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Travel industry wary as Thai army declares martial law

May 21, 2014 Destination Thailand, Headline News No Comments Email Email

egtmedia59Thailand’s army has taken a step that many observers had predicted – it has declared martial law.

The army, which acted yesterday after six months of violent unrest and anti-government demonstrations, made clear that its move was “to keep law and order” and insisted it was not a military coup. An army spokesman said that the imposition of martial law would have no impact on Thailand’s caretaker government, which remains in office. The military move ends the stalemate which prevailed after the country’s caretaker prime minister refused to depart earlier this week.

Tourists in Bangkok and elsewhere in the country are unlikely to be affected by martial law, at least in the short term.  All seems peaceful so far, with Thai residents taking selfies with soldiers and going about their daily lives without problem.

Tourism leaders can be expected to quietly welcome anything that restores stability to the country and stops the waves of street protests in Bangkok. All will depend on what happens in coming weeks.

The airline industry, in particular, will be hoping for a period of calm. Last Saturday, The Economist carried a little good news about the Thai situation, in the following passage: Night Owl - Article Banner

Despite the gloom, part of the market still looks promising. Two of the carriers expected to take off this year, NokScoot and AirAsiaX, both joint ventures based in Thailand, will be offering medium- to long-haul flights (ie, lasting more than four hours). Although the short-haul market is saturated, this business still has plenty of room to grow.” 

Anything that might affect the market will concern the airlines.

As it is, Thai Airways International suffered losses in the first quarter of this year and expects to be in the red possibly for the next four months, the Bangkok Post reported. The net loss in the January-March period was put at THB 2.6 billion (AUD 86.3 million). It was a reversal of fortune from the same period last year when the airline made a THB 8.29 billion (AUD 272.1 million) profit. But the airline still suffered losses of about THB 13 billion (AUD 431.4 million) last year.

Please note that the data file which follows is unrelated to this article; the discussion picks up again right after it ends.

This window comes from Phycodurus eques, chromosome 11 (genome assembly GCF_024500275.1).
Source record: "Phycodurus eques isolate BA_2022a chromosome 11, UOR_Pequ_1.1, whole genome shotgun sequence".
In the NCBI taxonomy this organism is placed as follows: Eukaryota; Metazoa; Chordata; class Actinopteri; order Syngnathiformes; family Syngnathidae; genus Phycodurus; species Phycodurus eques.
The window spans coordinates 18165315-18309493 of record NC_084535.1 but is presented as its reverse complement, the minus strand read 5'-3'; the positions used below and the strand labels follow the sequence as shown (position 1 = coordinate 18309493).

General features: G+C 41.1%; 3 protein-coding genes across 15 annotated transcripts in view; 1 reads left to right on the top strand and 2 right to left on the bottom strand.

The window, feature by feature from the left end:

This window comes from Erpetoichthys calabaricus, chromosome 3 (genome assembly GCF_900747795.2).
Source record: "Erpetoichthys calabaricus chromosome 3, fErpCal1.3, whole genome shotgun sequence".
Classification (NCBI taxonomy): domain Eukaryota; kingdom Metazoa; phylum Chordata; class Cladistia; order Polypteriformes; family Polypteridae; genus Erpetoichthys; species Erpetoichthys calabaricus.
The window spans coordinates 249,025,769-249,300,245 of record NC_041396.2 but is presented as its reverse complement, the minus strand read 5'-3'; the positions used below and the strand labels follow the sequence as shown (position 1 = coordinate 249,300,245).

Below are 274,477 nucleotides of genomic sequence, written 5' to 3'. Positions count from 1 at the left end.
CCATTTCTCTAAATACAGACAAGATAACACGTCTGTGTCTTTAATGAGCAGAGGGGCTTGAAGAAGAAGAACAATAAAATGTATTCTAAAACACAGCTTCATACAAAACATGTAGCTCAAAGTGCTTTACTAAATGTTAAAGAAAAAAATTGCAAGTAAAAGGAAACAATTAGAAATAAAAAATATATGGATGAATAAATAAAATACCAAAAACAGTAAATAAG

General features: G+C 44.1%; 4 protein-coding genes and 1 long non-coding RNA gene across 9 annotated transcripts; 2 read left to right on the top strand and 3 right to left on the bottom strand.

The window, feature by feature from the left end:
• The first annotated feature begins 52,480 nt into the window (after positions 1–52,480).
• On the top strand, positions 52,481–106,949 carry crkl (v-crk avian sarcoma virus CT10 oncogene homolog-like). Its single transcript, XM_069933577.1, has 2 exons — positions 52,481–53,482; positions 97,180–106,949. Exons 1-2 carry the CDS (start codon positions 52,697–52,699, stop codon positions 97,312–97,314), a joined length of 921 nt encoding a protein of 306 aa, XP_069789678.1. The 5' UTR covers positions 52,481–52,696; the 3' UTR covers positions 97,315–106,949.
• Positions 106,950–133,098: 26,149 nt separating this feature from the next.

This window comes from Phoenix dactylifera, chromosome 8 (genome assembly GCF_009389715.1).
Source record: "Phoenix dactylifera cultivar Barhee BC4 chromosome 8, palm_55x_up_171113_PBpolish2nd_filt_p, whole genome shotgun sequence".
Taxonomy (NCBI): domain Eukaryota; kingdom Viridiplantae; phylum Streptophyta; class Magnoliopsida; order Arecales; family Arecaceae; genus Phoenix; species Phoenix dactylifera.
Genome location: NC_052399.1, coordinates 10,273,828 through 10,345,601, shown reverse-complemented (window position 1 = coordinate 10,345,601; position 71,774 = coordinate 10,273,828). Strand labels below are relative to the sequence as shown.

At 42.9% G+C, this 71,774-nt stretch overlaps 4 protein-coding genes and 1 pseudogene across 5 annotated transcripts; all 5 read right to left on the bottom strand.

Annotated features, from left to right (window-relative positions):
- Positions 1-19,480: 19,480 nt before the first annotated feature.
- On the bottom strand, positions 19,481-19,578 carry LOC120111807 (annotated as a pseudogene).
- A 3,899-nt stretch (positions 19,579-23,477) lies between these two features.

News of the army move came just after the Tourism Authority of Thailand (TAT) prepared to launch a range of tactical campaigns and special tourism activities for the Europe and Middle East markets “to retain tourists’ confidence and ensure the growth of the country’s tourism industry, as part of the plans to combat recent challenges and setbacks”, as TAT put it.

TAT Governor Thawatchai Arunyik said the overall European market was holding up this year in the face of “several volatile factors including the ongoing domestic political situation”. The Middle East market, in contrast, had stagnated.

According to statistics from Thailand’s Ministry of Tourism and Sports, the number of visitors from Europe to Thailand in the four months from January to April 2014 grew by 7.63% to reach 2.7 million. During the same period, Russia contributed the highest number, totalling 823,233 visitors (12.32% increase), followed by Britain at 341,448 travellers (5.75% growth).

Earlier this month, a court ordered Prime Minister Yingluck Shinawatra and several cabinet ministers to step down.

While the military move had been predicted as an option, it came as a surprise when announced on the military’s television channel.

The Guardian noted yesterday that Thailand’s army has staged 11 successful coups since the end of absolute monarchy in 1932. Yesterday’s sudden announcement isn’t one of them, officers insisted yesterday.

Protests have pitted largely rural supporters of populist former Prime Minister Thaksin Shinawatra and his sister Yingluck against Thailand’s traditional elites. Thaksin opponents want the Thaksin dynasty barred from power, for corruption. They fear that if elections go ahead otherwise, the Thaksin clique, with popular rural support, will win.

Three people were killed in a grenade and gunfire assault on anti-government demonstrators in Bangkok last Wednesday. Sporadic violence and outbursts of protest have had a dampening effect on tourism and hotel occupancies in Thailand, one of the world’s top tourist destinations.

Overall, Thailand’s economy shrank more than expected in the first quarter of this year, prompting fears of recession.

Meanwhile, about 250 hotel investors, owners, developers and master planners from 26 countries are meeting at the Dusit Thani Hotel in Bangkok at the moment for the Thailand Hotel Investment Conference. The conference began on Monday and wraps up today. Current events should give delegates plenty to talk about.

Written by : Peter Needham

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